Jesus turns and asks them: What are you looking for?

That puts them on the spot. Perhaps they could have said ‘John says you’re the Messiah – are you?’

Perhaps they’re not yet ready for such a big claim. Instead, they reply with a question of their own: Where are you staying? They want to see for themselves what it is that John sees in Jesus.

So, Come and see, says Jesus. And they go with him.

Wouldn’t you love to know what went on that afternoon, what was said, what was done?

It’s my guess the conversation flowed to and fro over a meal, with Andrew and his friend hanging on every word. Whatever happened they clearly found such magnetism in the person of Jesus, such a sense of the glory of God shining through him, that they came away knowing inner joy and peace, inspired by his words of love and hope, and confident that ‘- yes, John was right, - here was the anointed one of God whom they were expecting.

What happens next? Well, Andrew can’t contain himself until he has found his brother Simon. He can’t wait to share with his brother what he has seen in Jesus. We have found the Messiah – come and meet him! He drags Simon back to meet Jesus for himself.

It’s Jesus’ turn now to do the looking. He looks at Simon with eyes of love and sees Cephas, Peter, the rock on which he can build. Simon Peter is called to be the rock of faith and strength, on which Jesus will build his community of believers.

This season of Epiphany invites us to think beyond Christmas to how Jesus continues to be revealed in the world.

In the encounters we have read about today, it is first of all the recognition of his presence, and then the witness to that presence by others, which points people to Jesus.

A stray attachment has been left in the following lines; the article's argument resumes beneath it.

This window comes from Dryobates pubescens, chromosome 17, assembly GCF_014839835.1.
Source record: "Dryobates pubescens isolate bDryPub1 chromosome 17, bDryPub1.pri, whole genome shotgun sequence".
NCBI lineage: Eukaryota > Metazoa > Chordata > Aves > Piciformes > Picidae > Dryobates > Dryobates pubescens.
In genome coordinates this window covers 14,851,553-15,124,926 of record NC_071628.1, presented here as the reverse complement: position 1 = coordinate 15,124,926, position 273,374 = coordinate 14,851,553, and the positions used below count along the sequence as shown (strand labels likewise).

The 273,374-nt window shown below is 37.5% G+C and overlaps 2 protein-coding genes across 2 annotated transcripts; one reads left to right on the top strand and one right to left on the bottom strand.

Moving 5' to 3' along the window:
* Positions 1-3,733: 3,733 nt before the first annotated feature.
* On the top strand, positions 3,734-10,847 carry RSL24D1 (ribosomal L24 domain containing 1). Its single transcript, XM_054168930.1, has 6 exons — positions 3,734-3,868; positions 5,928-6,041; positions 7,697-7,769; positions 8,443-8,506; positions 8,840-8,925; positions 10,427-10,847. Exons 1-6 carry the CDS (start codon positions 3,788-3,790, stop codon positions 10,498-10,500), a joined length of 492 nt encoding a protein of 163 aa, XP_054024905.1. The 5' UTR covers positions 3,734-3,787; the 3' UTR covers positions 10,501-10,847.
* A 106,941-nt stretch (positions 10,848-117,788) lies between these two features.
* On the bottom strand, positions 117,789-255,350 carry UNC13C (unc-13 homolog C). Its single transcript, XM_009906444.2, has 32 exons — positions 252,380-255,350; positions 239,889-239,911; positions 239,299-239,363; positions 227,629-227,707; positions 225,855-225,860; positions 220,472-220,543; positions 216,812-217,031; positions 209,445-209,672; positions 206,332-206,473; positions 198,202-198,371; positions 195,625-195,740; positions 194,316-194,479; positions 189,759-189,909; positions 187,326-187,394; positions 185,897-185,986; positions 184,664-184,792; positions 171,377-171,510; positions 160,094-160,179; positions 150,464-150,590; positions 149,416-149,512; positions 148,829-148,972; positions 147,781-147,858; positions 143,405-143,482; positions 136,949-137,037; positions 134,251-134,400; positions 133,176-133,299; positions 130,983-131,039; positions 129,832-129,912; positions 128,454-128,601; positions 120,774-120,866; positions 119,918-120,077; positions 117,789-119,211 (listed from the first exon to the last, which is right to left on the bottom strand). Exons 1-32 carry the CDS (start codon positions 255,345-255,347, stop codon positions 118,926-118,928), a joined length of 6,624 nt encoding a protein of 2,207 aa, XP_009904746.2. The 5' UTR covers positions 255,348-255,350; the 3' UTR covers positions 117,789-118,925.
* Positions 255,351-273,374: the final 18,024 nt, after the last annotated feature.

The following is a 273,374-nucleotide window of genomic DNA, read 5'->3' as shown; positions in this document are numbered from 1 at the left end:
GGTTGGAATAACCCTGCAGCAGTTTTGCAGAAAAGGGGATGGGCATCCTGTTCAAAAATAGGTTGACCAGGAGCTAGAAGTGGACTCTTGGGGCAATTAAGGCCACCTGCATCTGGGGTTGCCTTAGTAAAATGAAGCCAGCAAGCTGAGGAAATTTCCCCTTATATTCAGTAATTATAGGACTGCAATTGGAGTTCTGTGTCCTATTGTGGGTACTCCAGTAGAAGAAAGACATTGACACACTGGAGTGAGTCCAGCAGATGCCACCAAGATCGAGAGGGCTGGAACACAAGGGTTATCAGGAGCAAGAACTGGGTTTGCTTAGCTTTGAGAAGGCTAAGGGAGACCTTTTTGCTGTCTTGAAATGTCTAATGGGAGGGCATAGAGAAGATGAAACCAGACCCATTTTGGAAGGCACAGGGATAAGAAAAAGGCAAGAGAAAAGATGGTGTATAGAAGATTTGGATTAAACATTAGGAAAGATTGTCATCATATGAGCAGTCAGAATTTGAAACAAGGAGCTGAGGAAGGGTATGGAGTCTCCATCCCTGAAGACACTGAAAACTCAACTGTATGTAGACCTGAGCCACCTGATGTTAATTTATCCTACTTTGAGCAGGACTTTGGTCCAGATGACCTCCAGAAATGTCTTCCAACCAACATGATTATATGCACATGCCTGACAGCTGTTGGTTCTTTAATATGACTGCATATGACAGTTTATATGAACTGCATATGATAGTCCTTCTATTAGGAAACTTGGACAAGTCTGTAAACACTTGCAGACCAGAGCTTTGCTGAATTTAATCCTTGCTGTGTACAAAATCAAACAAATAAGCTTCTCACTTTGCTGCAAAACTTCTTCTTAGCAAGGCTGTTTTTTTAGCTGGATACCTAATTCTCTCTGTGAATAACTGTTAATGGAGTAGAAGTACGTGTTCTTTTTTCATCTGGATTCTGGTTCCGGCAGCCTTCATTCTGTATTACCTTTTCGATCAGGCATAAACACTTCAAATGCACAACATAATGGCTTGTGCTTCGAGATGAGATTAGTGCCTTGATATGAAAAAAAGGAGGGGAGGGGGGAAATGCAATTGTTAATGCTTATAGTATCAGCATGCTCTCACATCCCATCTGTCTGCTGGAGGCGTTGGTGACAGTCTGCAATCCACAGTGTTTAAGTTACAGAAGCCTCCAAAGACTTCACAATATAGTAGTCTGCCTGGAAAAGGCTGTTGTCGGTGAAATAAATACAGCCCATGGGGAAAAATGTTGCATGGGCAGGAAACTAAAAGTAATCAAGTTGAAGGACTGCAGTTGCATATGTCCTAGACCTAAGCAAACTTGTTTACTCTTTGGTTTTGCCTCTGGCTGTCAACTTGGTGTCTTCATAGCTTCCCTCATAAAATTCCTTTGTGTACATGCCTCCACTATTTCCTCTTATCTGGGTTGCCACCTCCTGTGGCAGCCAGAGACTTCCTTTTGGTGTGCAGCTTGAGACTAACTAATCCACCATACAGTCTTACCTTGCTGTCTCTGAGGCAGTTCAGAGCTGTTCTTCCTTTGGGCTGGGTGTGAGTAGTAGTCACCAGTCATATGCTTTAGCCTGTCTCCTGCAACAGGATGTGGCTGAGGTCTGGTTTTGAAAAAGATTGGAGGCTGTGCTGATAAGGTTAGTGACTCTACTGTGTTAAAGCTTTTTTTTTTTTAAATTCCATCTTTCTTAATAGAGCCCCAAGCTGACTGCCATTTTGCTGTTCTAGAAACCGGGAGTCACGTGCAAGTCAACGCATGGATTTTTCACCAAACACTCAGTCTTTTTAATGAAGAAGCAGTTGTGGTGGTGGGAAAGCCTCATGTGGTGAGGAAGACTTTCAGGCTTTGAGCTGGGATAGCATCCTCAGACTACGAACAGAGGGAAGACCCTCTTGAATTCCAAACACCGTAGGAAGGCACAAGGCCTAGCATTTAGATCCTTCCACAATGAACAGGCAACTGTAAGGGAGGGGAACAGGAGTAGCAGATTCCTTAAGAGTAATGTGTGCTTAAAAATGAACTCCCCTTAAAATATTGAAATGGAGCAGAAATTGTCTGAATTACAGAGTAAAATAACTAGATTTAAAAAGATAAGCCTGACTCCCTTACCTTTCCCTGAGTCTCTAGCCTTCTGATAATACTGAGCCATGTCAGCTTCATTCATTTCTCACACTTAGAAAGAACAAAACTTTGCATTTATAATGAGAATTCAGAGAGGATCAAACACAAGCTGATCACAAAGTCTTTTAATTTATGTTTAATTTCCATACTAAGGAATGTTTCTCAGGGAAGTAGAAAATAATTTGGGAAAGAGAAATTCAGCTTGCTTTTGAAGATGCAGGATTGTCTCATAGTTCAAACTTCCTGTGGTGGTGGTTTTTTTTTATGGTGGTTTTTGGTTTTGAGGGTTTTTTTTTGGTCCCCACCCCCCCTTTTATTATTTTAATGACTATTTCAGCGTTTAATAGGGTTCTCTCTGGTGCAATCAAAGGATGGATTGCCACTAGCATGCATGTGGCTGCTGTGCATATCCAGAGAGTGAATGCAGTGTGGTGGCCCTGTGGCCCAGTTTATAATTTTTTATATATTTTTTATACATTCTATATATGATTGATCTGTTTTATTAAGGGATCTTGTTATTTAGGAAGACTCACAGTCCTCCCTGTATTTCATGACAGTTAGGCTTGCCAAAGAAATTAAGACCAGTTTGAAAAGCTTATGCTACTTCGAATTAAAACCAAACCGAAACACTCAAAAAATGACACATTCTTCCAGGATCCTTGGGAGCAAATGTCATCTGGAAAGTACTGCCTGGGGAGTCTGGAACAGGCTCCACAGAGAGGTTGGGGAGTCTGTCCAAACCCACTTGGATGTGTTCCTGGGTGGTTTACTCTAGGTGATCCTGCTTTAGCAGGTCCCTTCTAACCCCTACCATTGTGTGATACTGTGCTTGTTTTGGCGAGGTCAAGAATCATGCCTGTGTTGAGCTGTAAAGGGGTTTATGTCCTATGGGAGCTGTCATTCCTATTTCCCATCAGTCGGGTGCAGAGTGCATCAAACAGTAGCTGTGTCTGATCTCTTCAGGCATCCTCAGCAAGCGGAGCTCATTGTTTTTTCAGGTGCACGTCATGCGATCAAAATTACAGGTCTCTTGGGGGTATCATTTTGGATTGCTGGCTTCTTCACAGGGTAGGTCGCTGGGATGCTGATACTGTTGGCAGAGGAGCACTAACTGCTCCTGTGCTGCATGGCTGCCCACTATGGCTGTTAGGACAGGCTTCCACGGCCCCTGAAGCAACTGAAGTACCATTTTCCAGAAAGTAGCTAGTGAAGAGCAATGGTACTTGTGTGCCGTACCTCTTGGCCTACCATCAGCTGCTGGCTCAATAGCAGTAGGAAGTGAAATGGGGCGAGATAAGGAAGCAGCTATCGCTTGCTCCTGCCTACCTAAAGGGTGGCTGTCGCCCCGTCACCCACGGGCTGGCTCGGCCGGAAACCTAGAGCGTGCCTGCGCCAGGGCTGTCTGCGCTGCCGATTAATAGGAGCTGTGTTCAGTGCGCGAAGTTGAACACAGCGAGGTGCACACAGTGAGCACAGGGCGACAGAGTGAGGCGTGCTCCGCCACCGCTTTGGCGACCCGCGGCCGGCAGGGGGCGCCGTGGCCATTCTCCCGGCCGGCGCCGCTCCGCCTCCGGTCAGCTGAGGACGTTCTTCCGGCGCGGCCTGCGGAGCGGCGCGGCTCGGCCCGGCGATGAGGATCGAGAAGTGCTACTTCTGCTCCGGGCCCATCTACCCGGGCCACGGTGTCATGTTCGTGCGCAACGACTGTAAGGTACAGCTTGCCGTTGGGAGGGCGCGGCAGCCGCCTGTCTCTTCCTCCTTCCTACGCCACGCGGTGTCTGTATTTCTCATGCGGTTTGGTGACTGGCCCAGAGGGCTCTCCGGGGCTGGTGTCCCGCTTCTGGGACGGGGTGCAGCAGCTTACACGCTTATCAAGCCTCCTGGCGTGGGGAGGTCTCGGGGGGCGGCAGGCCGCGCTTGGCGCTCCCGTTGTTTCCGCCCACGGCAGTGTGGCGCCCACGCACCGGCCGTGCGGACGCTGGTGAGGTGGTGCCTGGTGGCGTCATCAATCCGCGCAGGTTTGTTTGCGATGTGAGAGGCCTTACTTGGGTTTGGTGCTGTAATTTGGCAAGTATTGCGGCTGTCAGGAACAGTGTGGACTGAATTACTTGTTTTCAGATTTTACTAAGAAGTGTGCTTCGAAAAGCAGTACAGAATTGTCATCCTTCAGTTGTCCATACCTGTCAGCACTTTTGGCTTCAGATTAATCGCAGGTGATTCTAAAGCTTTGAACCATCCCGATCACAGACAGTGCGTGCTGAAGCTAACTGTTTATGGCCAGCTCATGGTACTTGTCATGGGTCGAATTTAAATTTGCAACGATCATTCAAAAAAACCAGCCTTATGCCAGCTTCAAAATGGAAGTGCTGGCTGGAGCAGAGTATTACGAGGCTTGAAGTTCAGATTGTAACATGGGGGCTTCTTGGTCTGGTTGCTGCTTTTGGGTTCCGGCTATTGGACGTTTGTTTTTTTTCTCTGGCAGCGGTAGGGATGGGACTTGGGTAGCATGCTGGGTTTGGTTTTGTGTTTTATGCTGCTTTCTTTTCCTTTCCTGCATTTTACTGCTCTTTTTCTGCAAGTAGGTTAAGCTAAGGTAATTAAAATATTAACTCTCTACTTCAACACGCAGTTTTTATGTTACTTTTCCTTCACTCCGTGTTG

John the Baptist met Jesus and recognised him as the Son of God and declared him as such to his followers. He was willing to point away from himself towards Jesus.

As a result, when Andrew spends time with Jesus, he can’t wait to bring his brother to meet him too. We have only to think about what we know of the rest of Peter’s life, to understand that Jesus’ loving insight was enough to make him Jesus’ fiercely loyal follower, and despite his failings, eventually to take on his God-appointed calling as the first leader of the church after Jesus’ death and resurrection.

It always humbles me to remember that it’s only through the witness of John and the first disciples, and countless generations of disciples since, that we sit here today.

So, there are two things, I think, to take away from this:

The first is to open our eyes and see God at work in the world. In the midst of all that is broken in our world at the moment, if we have eyes to see and recognise it it, God reveals Godself over and over again in innumerable different ways: in courageous stands for truth and justice, in joyful creativity, in acts of self-giving love and compassion. Can we learn to recognise and name them?

And secondly, can we point out these things to others, as John did, as Andrew did, as our Christian forebears have, so that, as Isaiah says, God’s light and salvation may reach to the end of the earth.

Let’s pray that by seeing God at work in the world and present in our lives, we might bear witness to the chosen one in the daily choices we make.